In an emergency medical situation, performing CPR could save someone’s life. However, if you haven’t received specialist training, you might be in need of guidance on how to do CPR correctly. Attending a course on how to do CPR is the best way to ensure your life saving skills are up to scratch, however, if you want to revise the correct method before you go, here’s a quick run through of how to perform CPR.
How to perform CPR on an adult
In a medical emergency such as a cardiac arrest, performing CPR can improve a person’s chance of survival. If you haven’t received training in CPR, you may want to only perform chest compressions (hands-only CPR) on the patient. If you’re confident in performing CPR, you can also perform rescue breaths.
How to carry out chest compressions:
1. Put the heel of your hand on the patient’s sternum (breastbone). This will be in the centre of their chest. When your first hand is in the right position, put your other hand on top and interlock your fingers.
2. Shift your weight so your shoulders are directly above your hands. You should now be leaning over the patient’s chest.
3. Using your body weight, press straight down by about 5-6cm on their chest.
4. Keeping your hand on their chest, release your weight and let their chest return to its normal position.
5. Repeat this process at a rate of 100 to 120 times per minute. Continue performing the chest compressions until an ambulance arrives.
How to carry out rescue breaths:
1. If you want to also perform rescue breaths, you should give two rescue breaths after every 30 chest compressions.
2. Perform 30 chest compressions as per the instructions above.
3. After 30 compressions, gently tilt the patient’s head back and lift up their chin.
4. Pinch the patient’s nose, seal your mouth over theirs and blow firmly into their mouth for one second. You should see their chest rise. Repeat this one more time.
5. Continue with the 30 chest compressions and two rescue breaths cycle until the emergency services arrive.
How to perform CPR on a child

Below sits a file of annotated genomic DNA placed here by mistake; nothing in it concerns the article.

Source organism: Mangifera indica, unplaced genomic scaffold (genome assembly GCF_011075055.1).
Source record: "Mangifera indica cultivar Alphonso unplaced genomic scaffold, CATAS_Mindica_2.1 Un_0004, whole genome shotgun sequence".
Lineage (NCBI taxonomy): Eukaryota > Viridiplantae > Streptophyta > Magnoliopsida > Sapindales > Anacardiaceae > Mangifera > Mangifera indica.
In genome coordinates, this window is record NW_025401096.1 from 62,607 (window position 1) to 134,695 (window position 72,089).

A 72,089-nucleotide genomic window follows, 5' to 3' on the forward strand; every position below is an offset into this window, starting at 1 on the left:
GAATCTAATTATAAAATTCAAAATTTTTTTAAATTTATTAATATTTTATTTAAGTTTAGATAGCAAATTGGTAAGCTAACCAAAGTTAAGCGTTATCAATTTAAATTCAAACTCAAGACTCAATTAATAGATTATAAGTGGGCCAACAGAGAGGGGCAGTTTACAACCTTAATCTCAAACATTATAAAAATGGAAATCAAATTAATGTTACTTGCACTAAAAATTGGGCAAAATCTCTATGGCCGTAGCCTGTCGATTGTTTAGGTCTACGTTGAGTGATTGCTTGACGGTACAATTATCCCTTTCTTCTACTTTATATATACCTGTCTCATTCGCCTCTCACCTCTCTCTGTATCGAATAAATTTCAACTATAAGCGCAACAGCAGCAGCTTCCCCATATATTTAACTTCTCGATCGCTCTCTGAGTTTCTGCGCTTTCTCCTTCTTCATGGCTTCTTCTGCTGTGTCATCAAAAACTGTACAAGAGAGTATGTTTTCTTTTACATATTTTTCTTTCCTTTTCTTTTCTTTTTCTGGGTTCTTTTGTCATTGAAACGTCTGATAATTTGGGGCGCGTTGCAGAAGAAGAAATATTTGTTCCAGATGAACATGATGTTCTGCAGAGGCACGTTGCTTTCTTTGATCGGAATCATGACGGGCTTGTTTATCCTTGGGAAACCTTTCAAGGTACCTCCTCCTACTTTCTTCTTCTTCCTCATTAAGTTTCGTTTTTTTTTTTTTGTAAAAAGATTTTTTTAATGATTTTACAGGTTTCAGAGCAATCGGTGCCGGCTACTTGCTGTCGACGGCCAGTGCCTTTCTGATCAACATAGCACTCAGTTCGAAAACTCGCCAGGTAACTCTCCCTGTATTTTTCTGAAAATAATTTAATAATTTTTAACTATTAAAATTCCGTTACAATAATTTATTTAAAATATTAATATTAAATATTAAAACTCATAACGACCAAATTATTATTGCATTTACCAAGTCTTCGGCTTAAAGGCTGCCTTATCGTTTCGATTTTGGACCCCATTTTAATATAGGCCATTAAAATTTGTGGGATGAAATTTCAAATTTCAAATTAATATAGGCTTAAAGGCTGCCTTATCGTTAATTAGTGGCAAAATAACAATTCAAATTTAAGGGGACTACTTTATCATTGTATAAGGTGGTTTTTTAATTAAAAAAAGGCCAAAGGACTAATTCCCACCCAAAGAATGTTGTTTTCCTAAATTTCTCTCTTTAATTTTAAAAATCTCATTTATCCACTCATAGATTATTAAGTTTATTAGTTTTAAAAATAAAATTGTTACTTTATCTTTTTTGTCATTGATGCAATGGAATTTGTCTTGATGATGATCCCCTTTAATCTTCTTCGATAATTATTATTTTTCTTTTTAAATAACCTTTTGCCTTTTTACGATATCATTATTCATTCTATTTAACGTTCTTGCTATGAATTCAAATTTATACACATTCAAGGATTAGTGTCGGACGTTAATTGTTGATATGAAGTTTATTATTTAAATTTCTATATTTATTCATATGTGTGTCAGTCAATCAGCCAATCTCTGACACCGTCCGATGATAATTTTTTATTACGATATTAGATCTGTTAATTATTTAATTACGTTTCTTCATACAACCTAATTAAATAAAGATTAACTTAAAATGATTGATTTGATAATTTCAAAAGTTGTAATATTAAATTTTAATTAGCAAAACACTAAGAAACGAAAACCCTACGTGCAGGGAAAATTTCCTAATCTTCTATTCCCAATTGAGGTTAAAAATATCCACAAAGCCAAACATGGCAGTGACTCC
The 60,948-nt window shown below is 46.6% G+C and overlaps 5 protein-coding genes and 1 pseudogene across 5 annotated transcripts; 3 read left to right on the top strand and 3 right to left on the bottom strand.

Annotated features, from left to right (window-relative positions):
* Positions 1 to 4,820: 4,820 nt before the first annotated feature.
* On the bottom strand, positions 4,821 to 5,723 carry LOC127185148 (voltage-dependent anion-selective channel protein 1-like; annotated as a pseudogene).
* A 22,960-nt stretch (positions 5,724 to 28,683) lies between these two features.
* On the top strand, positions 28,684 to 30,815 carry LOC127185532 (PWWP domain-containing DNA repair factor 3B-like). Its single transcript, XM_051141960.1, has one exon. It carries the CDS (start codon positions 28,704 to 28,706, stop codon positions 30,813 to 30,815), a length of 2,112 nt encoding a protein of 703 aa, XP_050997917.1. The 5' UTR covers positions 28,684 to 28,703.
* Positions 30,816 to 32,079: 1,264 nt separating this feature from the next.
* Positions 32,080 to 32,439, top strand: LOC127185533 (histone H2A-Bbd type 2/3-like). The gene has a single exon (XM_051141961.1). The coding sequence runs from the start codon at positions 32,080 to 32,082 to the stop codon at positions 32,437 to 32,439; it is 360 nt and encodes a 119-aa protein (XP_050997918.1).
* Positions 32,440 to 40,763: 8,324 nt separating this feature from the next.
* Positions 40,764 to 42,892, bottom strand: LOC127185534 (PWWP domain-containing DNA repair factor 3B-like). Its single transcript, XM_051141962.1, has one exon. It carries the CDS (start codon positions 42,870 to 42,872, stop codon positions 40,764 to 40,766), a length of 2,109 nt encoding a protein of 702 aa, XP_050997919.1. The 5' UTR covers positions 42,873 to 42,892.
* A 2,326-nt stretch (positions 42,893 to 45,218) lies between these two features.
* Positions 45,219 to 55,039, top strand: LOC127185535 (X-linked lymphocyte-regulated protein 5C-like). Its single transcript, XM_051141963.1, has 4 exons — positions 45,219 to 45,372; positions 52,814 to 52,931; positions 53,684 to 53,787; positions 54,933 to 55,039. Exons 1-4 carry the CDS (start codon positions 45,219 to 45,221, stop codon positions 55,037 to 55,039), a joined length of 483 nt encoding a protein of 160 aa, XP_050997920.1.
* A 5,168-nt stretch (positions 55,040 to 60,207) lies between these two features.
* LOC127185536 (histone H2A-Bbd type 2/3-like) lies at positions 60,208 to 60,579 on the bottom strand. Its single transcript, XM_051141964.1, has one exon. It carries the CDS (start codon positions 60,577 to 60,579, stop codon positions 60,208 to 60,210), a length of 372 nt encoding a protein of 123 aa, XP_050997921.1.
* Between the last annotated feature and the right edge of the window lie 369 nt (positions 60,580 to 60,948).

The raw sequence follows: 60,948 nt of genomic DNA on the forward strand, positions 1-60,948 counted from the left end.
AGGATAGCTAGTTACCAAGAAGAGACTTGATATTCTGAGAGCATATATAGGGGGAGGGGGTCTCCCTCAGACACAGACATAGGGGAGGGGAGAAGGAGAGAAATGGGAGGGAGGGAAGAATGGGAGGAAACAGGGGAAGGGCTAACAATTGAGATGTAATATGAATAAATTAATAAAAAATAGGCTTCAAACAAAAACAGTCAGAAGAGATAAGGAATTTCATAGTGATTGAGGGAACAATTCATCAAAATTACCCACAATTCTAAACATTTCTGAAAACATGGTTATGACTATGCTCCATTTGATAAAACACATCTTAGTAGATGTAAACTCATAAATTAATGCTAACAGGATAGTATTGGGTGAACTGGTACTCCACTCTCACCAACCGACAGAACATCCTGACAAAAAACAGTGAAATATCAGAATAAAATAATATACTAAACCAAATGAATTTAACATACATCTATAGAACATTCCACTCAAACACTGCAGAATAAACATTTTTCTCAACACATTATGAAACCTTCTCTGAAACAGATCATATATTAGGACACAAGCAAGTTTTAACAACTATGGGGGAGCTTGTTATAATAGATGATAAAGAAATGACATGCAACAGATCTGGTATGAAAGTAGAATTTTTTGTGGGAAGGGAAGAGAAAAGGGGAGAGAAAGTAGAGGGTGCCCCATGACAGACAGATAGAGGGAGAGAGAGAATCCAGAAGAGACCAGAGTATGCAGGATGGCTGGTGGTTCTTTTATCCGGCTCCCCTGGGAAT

Performing CPR on a child is slightly different to performing CPR on an adult.
1. Remove any visible obstructions from the child’s airway. Place one hand on their forehead, carefully tilting their head back to lift their chin.
2. Perform five initial rescue breaths as per the instructions above.
3. Place just one hand on the centre of the child’s chest and push down 5cm. This should be about one third of the chest diameter. Use two hands if you can’t compress the chest 5cm with just one hand.
4. Perform 30 chest compressions at a rate of 100 – 120 per minute.
5. Give two rescue breaths.
6. Repeat the cycle of 30 chest compressions and two rescue breaths until they begin to recover, or help arrives.
How to perform CPR on an infant under one
1. Carry out steps 1 and 2 for carrying out CPR on a child.
2. After you’ve given 5 initial rescue breaths, place two fingers on the middle of the infant’s chest and push down 4cm. This should be approximately one-third of the chest diameter. Use the heel of your hand if you can’t achieve the correct depth with two fingers.
3. Carry out 30 chest compressions at a rate of 100 – 120 per minute.
4. Give two rescue breaths.
5. Repeat the cycle of 30 chest compressions and two rescue breaths until they begin to recover, or help arrives.
How else can you help?
If there is a defibrillator to hand, you can use it to help an adult or a child over the age of one. A defibrillator will send an electric shock through their heart if it has gone into cardiac arrest. Defibrillators are very easy to use and automated external defibrillators (AED), the kind you find in public places, are designed to be used by someone with little or no training.
If you are on your own, do not cease performing CPR to seek out a defibrillator. However, if there is someone else available to go and retrieve the nearest available defibrillator, using one could improve the patient’s chance of survival. Defibrillators often have spoken instructions and diagrams on the machine, and it will also tell you whether or not to shock the patient.
Now you know how to correctly perform CPR, you should be able to act more effectively in an emergency situation. If you’d like more information about finding the right defibrillator for your working environment, take a look at our range of defibrillator products.